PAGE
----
Over the last ten years, the effects of linkflexibility in robot manipulator systems have received muchattention among robotics and controls researchers. The design offlexible link robot arms is primarily motivated by the need forlightweight robot systems. For example, due to theprohibitive cost of placing equipment into outer space, the use ofstandard rigid link robot manipulators is impractical; furthermore,the lack of gravity allows robot designers to constructspace-based robot manipulator systems which would beimpractical on earth. That is, space-based robot manipulators aremore likely to be characterized by long links manufactured fromlightweight metals or composites. Unfortunately, the use of long,lightweight links greatly complicates the corresponding positioncontrol problem since the links are subject to deflection and/orvibration.
We consider the problem of designing a boundarycontroller for a flexible link robot arm with a payload mass at thelink's free-end. Specifically, we utilize a nonlinear,
We then illustrate how the control law can beredesigned as an adaptive controller which asymptotically achievesthe same control objective while compensating for parametricuncertainty. The control strategy is composed of a boundary controltorque applied to the actuator hub and a boundary control force atthe link's free-end. Experimental results are presented toillustrate the performance of the proposed control laws.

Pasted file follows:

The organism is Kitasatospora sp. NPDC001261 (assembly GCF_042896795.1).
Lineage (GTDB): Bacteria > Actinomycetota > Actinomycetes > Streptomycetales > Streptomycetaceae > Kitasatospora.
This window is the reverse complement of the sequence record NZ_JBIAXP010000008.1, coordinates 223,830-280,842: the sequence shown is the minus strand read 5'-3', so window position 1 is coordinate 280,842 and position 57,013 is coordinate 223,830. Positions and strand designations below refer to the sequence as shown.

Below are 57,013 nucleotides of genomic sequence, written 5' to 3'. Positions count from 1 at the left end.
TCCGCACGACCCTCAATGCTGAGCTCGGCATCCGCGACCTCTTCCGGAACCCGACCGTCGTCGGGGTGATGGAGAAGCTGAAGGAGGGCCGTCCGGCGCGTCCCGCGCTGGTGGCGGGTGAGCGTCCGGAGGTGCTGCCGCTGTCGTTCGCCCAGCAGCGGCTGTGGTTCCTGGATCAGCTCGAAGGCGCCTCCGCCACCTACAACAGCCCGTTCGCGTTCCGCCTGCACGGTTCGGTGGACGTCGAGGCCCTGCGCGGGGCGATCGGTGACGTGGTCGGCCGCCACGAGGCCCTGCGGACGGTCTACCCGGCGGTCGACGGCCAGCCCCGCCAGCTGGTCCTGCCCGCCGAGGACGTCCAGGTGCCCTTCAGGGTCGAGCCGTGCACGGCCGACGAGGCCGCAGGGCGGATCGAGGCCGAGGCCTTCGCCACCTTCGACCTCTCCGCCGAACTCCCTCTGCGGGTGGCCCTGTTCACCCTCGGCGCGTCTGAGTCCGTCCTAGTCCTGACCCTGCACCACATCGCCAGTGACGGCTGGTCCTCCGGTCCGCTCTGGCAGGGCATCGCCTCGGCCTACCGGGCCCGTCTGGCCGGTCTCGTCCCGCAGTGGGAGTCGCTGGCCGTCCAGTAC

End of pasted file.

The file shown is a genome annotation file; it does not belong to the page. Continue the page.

The experimental setup consisted of a flexiblealuminum beam attached to the shaft of a NSK Corp., model RS-0810,torque controlled, 3-phase switched reluctance motor which was usedto apply the hub control torque.
A lightweight plastic assembly supporting twoair nozzles located at the endpoint of the beam was used to applythe boundary control force. The nozzles were aligned such that theoutlets were in diametrically opposite directions. Compressed airat 90 psi was supplied through the lightweight flexible air tubescontrolled by high-speed proportional air valves.
A Sensor Development, model 20005 shear forcesensor located at the beam's endpoint was utilized to measure asignal directly proportional to the free-end shear. The signal fromthe shear sensor's bridge circuit was amplified and filtered beforebeing read by an analog input channel on the data acquisitionboard. The measured relationship between input voltage and outputforce was then inverted to enable the application of the desiredboundary control force.
A modular line scan camera mounted on the motorshaft and a high luminescence LED mounted at the beam's endpointwere used to measure the beam's endpoint displacement. Formonitoring purposes only, a second LED was placed at the beam'smidpoint to measure the midpoint displacement. The camera is a 2048pixel, linear CCD camera with an 85 mm F1.4 Nikon lens. The camerahas a resolution of 0.014 cm/pixel when the light source is onemeter away while the capture board hardware provides sampling at arate of 0.588 msec.